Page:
Ireland and Ulster scrum-half John Cooney considered his 2015 Leinster exit and how he sought to change his mental approach to rugby and life on Wednesday's OTB AM.
John Cooney's progression at Leinster was ticking along nicely before Joe Schmidt departed the province to become Ireland's head coach in 2013.
— Off The Ball (@offtheball) August 19, 2020
At 23, he had already featured in the victorious 2012 Heineken Champions Cup final and could count on a steady flow of appearances across the PRO 12 to aid his development.
With Schmidt's departure, however, came a sudden halt to Cooney's prospects with the province as Matt O'Connor took control and the scrum-half fell out of favour.
"No, I don't think that helped," recalled Cooney of the Australian's arrival on OTB's Wednesday Night Rugby.
"I don't know whether my face didn't fit in the team or what it was, but we just never really clicked and I don't think he saw me as a part of his plans. Off the back of that, the idea came for me to go out on loan."
For the 2014/15 season then, John Cooney, with Connacht roots through his Sligo-born mother, found himself playing for Pat Lam in the western province.
A season-long loan that afforded him priceless playing time, Cooney's time away from Leinster made the prospect of a return under O'Connor unappealing.
"When I started playing well for Connacht," he explained, "Matt was the first one on the phone trying to get me back.
"The terms allowed me to come back temporarily. I did come back and I must be the only player to have played the same team two weeks in a row. I played the Dragons for Leinster one week and Connacht the next.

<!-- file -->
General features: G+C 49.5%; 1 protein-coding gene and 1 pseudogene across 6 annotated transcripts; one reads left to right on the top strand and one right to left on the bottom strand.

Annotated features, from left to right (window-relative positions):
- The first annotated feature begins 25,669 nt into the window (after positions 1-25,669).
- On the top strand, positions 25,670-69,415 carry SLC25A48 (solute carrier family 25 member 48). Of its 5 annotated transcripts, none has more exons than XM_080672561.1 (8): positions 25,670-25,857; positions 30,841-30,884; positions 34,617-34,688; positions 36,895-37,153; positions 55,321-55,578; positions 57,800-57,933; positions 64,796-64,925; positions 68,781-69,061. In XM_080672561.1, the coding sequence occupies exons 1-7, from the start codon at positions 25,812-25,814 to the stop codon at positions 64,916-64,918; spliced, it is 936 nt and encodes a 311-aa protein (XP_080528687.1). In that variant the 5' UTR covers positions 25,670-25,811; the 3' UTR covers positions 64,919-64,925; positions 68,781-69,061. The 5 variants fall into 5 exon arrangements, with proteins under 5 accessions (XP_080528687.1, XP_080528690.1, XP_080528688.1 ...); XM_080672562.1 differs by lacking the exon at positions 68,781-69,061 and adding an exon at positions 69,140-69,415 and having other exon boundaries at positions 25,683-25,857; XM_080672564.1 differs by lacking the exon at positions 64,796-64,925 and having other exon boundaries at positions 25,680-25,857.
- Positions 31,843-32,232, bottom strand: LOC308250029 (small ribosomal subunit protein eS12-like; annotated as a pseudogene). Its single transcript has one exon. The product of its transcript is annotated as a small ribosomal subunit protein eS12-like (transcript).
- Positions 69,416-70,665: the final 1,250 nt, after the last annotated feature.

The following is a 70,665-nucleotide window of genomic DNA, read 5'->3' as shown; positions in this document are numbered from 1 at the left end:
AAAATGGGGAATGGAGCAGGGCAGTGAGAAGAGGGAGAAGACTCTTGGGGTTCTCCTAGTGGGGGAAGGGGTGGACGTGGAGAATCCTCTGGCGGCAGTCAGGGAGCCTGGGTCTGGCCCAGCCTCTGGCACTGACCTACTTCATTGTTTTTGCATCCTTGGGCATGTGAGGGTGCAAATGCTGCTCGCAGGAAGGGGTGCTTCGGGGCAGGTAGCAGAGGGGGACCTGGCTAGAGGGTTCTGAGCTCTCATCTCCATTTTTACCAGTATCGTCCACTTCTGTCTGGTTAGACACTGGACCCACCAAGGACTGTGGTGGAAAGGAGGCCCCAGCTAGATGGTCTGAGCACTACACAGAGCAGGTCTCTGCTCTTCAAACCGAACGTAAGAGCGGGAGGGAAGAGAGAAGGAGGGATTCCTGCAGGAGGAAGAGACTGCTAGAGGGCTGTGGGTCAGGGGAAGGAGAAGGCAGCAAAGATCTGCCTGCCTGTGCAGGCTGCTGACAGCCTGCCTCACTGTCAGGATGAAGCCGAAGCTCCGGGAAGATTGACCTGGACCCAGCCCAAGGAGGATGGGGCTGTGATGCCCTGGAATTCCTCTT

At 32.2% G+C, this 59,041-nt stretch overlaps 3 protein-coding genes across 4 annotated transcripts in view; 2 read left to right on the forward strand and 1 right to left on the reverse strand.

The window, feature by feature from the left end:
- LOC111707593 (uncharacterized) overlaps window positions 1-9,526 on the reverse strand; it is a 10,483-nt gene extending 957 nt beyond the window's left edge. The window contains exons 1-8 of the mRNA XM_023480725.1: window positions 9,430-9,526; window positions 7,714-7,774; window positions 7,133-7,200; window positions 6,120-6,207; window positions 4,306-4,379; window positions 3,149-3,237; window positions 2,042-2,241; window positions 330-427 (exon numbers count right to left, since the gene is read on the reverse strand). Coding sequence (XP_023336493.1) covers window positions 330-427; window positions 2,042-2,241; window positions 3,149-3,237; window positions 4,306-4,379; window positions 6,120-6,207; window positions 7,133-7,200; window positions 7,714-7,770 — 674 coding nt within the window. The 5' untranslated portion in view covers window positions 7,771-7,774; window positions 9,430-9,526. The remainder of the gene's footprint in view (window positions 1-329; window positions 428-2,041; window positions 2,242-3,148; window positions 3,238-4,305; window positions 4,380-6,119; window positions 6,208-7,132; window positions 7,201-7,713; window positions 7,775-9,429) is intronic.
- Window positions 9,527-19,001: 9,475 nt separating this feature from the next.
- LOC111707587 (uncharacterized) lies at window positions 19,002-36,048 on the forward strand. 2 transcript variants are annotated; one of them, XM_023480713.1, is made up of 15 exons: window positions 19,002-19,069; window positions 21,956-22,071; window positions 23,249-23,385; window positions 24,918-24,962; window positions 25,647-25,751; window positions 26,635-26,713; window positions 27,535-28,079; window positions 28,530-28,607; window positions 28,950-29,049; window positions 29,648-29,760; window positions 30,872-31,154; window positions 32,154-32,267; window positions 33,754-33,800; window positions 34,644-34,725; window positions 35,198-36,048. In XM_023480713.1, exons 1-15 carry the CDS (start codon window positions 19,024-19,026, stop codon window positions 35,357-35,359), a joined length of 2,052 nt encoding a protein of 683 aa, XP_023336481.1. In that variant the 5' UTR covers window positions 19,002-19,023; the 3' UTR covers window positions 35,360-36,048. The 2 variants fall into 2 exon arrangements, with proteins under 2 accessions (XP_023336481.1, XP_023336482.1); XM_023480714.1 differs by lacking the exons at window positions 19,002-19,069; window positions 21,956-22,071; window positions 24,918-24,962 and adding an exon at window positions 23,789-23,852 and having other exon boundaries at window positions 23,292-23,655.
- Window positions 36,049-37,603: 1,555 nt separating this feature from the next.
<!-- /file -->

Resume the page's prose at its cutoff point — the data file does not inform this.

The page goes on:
"But he offered me a contract then to come back permanently, but I didn't want to go back to a coach who didn't trust me to play for him."
After seeing out the season with Connacht, John Cooney departed Leinster for good and decided to continue his progression working under Lam. A member of the PRO 12 winning team in 2016, he would depart Connacht for Ulster the following year.
International recognition would come the same year for Cooney as Schmidt selected him for Ireland duty.
Nevertheless, in a detailed retelling of his rugby career to date, Cooney re-examined his decision to explore and understand why his life - and his career - progressed as they were years earlier.
"I had a kind of paradigm shift where I realised nothing was just going to happen for me," he recalled of the decisive impact meetings with counselor Derval O'Reilly had on his outlook as both a person and rugby player.
"I would always have been blaming circumstances. So, to go back to the Matt O'Connor example, is there anything I could have done better there? If I could go back, I probably would have just spoken to him and ask what I could have done better.
"People will ask me if I have regrets then, and I do. I regret that I didn't just suck it up and try to put my ego out of the equation and accept what was going on. That is something I've improved on.
"They say any fool can learn from past experiences, but a wise man learns from the experiences of others. It is about learning from others, what they do and I've taken that into my day-to-day life."
An examination of his life within and beyond the game of rugby, Cooney considers his work with O'Reilly to have been of significant importance to his well-being on both fronts.
"It was something I wanted to address," he explained of initial issues he was experiencing in a personal capacity. "I was sick and exhausted of just bearing it.
"But that opened up a rabbit hole into psychology and I wanted to learn more about myself."
You can listen to the podcast with John here.
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